The plans for the tour, which will consist of the three T20 and three One-Day Internationals, include the South African and England squads being housed together in The Vineyard Hotel in Cape Town, with the matches taking place at Newlands and Boland Park in Paarl.
CAPE TOWN – Cricket South Africa will hopefully receive confirmation on Tuesday that the limited-overs tour by England can go ahead next month.
The federation has put all the plans in place to host the 50-over world champions in a bio-secure environment in Cape Town, but despite having made clear its plans to the Ministry of Sport weeks ago, it has yet to receive permission that the tour can go ahead.
At the weekend, however, the Department of Sports, Arts and Culture provided direction on gatherings for sports and arts events that seemingly allow for matches to resume albeit with no crowds able to attend. That, in combination with the measures CSA has laid out to host Eoin Morgan’s team, would seem sufficient for that tour to go ahead.
However, further down the department’s list of directions, the following is stipulated: “International sporting, arts and cultural events involving countries with high Covid-19 infection rates are not allowed.”
According to the current list of countries published on the website of the Department of Home Affairs, the United Kingdom is regarded as a high-risk country. However, the Home Affairs department does state that, “any person from a country listed as having a high Covid-19 infection and transmission rate, who wish to undertake business travel into South Africa, may, in writing, apply to the Minister of Home Affairs and demonstrate reasons”, why they wish to enter the country.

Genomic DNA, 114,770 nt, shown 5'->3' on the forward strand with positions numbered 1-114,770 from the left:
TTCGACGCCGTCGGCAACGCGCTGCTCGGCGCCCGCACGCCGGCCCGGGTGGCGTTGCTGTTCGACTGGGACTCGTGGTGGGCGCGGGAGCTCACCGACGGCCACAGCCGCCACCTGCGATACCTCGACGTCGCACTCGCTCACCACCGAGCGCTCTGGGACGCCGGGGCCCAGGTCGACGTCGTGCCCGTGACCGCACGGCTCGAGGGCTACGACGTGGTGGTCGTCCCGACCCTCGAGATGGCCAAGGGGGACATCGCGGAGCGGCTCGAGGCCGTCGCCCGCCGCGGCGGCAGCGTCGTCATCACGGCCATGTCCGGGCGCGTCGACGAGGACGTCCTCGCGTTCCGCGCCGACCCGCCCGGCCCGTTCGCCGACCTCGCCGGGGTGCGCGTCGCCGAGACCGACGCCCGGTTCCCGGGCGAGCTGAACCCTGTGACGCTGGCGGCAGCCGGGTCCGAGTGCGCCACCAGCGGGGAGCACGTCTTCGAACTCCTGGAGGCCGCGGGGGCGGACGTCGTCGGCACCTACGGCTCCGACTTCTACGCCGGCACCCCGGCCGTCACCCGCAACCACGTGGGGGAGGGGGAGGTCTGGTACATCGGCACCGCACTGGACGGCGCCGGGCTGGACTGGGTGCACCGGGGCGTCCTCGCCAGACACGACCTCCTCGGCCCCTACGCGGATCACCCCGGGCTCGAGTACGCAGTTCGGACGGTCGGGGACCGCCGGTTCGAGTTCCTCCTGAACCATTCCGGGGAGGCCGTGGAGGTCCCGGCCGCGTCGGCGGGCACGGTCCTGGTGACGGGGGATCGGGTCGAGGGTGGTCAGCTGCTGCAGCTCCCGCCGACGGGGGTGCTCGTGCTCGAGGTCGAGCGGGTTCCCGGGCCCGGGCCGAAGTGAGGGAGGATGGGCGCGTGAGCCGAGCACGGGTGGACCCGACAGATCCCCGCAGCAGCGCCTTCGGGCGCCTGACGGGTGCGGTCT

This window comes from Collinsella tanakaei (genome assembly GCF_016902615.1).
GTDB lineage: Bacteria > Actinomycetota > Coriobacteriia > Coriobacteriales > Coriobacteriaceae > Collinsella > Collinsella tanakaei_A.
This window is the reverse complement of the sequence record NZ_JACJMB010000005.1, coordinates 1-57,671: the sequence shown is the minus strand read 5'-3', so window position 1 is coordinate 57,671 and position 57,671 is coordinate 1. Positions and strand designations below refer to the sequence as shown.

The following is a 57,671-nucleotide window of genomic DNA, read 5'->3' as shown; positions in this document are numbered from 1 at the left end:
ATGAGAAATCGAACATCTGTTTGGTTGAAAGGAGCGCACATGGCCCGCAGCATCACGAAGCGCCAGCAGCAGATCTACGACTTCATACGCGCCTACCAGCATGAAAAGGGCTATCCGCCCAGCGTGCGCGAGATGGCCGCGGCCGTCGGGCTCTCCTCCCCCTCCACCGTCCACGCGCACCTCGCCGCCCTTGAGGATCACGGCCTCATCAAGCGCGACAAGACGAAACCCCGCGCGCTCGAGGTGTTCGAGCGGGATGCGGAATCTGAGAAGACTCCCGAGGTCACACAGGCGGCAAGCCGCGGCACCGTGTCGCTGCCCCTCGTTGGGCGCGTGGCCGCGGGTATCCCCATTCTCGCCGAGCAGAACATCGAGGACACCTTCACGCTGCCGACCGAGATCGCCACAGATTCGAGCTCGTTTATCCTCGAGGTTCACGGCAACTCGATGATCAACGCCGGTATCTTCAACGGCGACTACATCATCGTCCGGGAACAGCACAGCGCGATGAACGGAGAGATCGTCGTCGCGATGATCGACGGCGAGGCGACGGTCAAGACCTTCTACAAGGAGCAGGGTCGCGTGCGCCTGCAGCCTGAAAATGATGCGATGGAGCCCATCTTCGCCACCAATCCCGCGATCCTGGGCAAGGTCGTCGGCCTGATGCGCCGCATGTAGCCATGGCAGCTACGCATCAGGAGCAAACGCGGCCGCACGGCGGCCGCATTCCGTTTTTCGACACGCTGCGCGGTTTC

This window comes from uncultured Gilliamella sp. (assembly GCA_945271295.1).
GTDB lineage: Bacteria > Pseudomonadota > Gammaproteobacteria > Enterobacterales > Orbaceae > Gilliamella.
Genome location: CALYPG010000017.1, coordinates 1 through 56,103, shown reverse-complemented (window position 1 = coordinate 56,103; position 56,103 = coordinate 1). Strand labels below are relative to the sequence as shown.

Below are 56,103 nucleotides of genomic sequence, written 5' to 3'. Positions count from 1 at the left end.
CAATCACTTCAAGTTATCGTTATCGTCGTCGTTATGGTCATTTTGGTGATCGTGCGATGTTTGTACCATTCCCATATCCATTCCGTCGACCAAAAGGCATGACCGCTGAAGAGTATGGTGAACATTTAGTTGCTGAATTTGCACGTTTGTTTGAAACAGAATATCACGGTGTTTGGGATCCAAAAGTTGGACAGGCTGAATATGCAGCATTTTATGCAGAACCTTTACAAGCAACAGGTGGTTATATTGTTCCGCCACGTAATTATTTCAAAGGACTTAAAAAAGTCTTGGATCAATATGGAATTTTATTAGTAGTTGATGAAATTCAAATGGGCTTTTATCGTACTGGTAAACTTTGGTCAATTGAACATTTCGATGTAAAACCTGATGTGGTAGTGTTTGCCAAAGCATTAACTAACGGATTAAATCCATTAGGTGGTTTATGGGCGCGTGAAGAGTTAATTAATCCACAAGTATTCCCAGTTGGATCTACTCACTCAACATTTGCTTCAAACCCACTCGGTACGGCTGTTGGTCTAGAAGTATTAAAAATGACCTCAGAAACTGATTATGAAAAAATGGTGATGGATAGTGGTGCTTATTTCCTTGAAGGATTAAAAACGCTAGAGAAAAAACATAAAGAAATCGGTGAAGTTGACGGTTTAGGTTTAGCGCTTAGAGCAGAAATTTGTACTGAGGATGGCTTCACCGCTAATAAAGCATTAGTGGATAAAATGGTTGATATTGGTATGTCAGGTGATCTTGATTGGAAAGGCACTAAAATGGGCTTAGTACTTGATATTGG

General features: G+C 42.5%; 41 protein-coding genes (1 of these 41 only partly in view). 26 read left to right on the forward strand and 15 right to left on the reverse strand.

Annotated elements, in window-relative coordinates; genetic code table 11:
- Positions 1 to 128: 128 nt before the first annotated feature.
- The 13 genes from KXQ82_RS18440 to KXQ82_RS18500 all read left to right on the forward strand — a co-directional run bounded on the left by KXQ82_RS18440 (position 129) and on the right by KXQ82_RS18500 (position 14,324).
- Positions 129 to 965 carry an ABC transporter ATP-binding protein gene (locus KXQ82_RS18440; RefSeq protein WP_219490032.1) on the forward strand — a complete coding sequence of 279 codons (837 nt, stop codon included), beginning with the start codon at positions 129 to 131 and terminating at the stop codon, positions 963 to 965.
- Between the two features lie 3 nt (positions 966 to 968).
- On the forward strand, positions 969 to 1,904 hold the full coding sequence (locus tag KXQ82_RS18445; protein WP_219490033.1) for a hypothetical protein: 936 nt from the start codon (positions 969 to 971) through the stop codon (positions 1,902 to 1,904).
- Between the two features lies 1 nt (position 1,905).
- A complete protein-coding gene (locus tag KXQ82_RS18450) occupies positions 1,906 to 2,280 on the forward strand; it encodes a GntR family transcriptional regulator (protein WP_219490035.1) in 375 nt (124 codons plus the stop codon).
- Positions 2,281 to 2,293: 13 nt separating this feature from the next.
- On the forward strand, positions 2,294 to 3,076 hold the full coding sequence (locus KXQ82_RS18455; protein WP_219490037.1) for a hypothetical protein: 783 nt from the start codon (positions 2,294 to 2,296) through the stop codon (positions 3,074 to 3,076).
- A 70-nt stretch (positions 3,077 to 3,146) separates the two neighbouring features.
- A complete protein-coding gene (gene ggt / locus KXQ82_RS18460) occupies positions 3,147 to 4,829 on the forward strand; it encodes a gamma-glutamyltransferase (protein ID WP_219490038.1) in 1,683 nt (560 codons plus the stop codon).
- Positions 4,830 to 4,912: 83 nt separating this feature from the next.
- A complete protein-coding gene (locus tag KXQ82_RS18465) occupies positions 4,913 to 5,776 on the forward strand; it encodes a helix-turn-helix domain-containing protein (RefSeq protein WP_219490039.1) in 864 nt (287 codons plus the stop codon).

The England cricket team would seemingly be covered by that stipulation. The plans for the tour, which will consist of the three T20 and three One-Day Internationals, include the South African and England squads being housed together in The Vineyard Hotel in Cape Town, with the matches taking place at Newlands and Boland Park in Paarl.
The tour, understood to be worth around R70 million, is crucial to CSA’s beleaguered coffers.
Tuesday is shaping up to be a critical day for the troubled organisation. In the morning it will have a follow-up meeting with the parliamentary portfolio committee for sport after CSA finally handed the committee the full Fundudzi forensic report last Friday.
Following that, CSA will have another meeting with Sports Minister Nathi Mthethwa, which is where it hopes to get greater clarity around the England tour, while no doubt more discussions will take place about the forensic report.
There has been concern expressed privately within CSA that Mthethwa is using the England tour as a tool to push CSA to implement the recommendations of the Nicholson Commission and handle the findings of the forensic report in a more timely manner.
*Meanwhile, on Monday it was announced that former Cricket SA and International Cricket Council chief executive, Haroon Lorgat was appointed as the director for strategy and development of the T10 league in Abu Dhabi.
“I witnessed T10 cricket for the first time last year and was amazed by its appeal and potential for advancement,” said Lorgat.